Silent But Dea…Er, Unexpected

Is another stealth “red wave” about to break?

Well, being a fundamental pessimist, I’d say “probably not” –  but I’ve been wrong before, most noticeably two years about tomorrow.

But according to Rasmusson, there might just be something sneaking out of the fog.: I’m adding emphasis:

The latest Rasmussen Reports national telephone and online survey finds that 60% of Likely Democratic Voters say they are more likely to let others know how they intend to vote this year compared to previous congressional elections. This compares to 49% of Republicans and 40% of voters not affiliated with either major political party. (To see survey question wording, click here.)

In August 2016, 52% of Democrats were more likely to let others know how they intended to vote in the upcoming presidential election, compared to 46% of Republicans and 34% of unaffiliated voters. Some analysts before and after Donald Trump’s upset victory suggested that most pollsters missed his hidden support among voters fearful of criticism who were unwilling to say where they stood.

I can’t tell you the number of people who voted for Truimp who’d have never admitted it in public, fearing ostracism and reprisals.

Happening again?

We’ll know tomorrow.

27 thoughts on “Silent But Dea…Er, Unexpected

  1. My immediate area is heavily Democrat; even historically Republican neighborhoods are overrun with lawn signs for Dem candidates. It’s making me pessimistic for our chances both locally and statewide, but if the voters who delivered Pennsylvania to Donald Trump in 2016 show up tomorrow, we stand a good chance of flipping a US Senate seat and the Governor’s mansion back to the Republicans.

  2. I have suspected this. Conservatives keep their opinions to themselves or to very small groups. I’ve been to several parties and gatherings where a Democrat is loud and proud with his views and assumes everyone agrees with him. His fellow Democrats smile and acknowledge his truths. The conservatives politely keep a straight face. Then later, when it’s just one of those quiet people and me we have a little chuckle thinking how surprised that Democrat will be when there aren’t 100 Democratic Senators and 435 Democratic Representatives announced on Wednesday morning.

  3. Just out of curiosity, after reading DiP’s comment, what is the point of lawn signs? I don’t have much use for TV/radio/video ads, but at least they can be educational and/or humorous. For a while.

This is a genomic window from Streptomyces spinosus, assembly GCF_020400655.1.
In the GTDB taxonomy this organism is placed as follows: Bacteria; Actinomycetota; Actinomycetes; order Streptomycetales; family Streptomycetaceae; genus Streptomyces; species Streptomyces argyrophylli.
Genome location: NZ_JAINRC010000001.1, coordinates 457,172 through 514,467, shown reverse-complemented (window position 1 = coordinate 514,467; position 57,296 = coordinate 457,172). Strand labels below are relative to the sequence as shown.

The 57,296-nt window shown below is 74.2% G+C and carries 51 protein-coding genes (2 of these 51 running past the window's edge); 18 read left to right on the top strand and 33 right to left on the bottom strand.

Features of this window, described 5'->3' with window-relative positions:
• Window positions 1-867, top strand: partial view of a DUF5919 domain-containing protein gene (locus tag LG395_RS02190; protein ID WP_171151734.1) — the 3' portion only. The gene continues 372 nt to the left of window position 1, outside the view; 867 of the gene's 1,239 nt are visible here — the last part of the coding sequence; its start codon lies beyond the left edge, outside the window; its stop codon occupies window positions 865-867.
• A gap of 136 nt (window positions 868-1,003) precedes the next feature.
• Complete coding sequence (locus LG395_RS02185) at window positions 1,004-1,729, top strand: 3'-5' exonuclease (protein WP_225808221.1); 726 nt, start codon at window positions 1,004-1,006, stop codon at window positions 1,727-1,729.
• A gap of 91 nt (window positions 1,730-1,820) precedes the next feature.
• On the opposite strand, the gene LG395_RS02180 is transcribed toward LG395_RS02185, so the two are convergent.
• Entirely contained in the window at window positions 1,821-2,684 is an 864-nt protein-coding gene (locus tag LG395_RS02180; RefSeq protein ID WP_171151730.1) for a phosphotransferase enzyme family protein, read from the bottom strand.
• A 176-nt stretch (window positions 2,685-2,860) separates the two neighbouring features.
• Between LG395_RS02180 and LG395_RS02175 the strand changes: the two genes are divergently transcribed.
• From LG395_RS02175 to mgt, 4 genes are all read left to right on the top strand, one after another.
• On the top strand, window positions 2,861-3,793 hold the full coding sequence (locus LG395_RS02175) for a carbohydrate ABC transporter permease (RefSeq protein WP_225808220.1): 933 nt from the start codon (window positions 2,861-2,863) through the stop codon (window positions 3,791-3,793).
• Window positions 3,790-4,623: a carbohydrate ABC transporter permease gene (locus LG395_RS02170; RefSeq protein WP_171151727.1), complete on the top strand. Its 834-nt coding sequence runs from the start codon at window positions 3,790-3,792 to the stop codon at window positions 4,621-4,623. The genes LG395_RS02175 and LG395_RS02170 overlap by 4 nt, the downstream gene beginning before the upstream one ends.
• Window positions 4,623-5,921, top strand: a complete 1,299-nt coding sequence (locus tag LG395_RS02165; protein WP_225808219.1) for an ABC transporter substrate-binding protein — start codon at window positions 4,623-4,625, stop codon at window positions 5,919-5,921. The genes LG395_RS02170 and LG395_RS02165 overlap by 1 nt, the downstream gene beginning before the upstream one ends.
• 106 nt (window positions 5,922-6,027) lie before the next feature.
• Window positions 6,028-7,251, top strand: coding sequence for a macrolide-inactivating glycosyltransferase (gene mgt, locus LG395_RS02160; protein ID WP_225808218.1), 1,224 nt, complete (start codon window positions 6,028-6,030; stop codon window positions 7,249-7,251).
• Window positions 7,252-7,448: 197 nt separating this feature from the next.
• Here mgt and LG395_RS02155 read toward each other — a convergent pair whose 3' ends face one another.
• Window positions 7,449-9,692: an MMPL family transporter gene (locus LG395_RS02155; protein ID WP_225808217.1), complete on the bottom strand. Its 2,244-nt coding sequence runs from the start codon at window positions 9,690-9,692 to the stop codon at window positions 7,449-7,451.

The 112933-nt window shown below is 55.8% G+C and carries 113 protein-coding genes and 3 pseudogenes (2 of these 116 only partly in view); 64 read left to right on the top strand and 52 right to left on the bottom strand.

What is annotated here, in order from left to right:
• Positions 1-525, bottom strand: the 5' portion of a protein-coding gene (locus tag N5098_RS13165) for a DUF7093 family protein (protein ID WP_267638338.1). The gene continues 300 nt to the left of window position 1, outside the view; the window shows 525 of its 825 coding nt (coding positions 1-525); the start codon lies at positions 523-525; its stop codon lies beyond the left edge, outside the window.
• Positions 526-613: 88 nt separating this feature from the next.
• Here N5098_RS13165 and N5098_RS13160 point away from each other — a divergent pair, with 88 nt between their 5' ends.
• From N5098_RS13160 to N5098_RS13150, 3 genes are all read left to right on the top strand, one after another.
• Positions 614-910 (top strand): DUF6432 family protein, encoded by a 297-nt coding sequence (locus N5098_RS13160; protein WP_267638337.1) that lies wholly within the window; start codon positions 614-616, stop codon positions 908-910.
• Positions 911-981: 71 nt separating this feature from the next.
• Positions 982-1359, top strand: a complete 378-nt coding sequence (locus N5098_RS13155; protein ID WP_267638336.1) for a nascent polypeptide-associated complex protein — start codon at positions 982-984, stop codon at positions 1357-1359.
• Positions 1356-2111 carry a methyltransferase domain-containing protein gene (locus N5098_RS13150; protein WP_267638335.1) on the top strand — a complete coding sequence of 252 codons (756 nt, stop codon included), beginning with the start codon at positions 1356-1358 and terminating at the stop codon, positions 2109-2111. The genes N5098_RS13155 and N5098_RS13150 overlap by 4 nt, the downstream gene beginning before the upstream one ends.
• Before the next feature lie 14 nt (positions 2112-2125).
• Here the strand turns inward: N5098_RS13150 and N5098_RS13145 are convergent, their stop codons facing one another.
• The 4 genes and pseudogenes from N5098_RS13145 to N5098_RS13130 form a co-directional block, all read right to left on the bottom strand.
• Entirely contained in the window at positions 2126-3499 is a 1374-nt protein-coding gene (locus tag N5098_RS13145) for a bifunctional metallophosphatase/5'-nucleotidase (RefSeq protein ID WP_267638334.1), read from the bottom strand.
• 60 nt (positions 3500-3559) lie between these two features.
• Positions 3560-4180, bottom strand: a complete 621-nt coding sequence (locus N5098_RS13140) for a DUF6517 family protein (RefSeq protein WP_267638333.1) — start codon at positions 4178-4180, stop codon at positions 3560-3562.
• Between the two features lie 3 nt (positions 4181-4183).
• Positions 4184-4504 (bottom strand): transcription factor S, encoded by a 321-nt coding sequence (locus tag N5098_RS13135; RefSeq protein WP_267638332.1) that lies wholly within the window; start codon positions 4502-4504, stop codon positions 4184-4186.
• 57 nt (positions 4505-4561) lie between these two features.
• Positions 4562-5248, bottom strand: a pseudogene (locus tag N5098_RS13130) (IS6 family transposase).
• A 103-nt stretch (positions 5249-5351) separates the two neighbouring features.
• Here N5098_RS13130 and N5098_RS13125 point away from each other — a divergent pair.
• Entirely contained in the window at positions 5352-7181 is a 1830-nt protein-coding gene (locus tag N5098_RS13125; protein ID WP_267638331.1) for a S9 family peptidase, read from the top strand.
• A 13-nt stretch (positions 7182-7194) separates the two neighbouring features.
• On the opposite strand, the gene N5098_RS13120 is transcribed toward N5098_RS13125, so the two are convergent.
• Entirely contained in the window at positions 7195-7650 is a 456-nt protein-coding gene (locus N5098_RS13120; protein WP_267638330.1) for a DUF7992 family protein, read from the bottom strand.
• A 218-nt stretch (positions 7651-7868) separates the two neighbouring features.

But lawn signs do what?

  4. I saw a great study showing that 22% of Americans trust CNN. But 28% trust gas station sushi.

    I’ll wait till after the polls close on Tuesday to make my predictions.

  5. Lawn Signs transitioned from a period when not everyone had newspapers or electronic delivery systems to our current culture of Virtue Signaling. Now Lawn Signs are 24/7 Virtue Signaling.

  6. ^^ DR;TJ, jesus fucking christ EI you are like the goddamn dog from Up. Except instead of squirrel its anything related to Trump, however vague.

  7. Pig is correct.

    It seems to me that if you’re going to promote a candidate that way, you had better make sure your property is immaculate. Grass trimmed, no cracks in the pavement, windows in good shape, roof, garden, etc. Any perceived blemish will reflect poorly on your candidate.

  8. Man, that’s some expensive virtue signalling.

    And then some jerk comes by and takes or mutilates the sign.

  9. Dave is correct on the yard maintenance thing. If one drives through East Bloomington and/or Richfield, there are a lot of houses with overgrown or unkempt yards, sporting the signs of DFL candidates. I’ve even seen some for Hakim Ellison.

  10. Sorry, hit post too soon.

    I meant to add that I know at least 20 people that will vote GOP, but would not say anything to anyone they don’t trust to keep it confidential. I used to keep quiet to avoid criticism from my wife’s side of the family. Although my kids are (sadly) liberals, they have told me that as long as we respectfully disagree, it’s all good. Now, I hit them with facts every time they tell a left wing lie.

  11. The Left knows that killing the chicken will frighten the monkeys.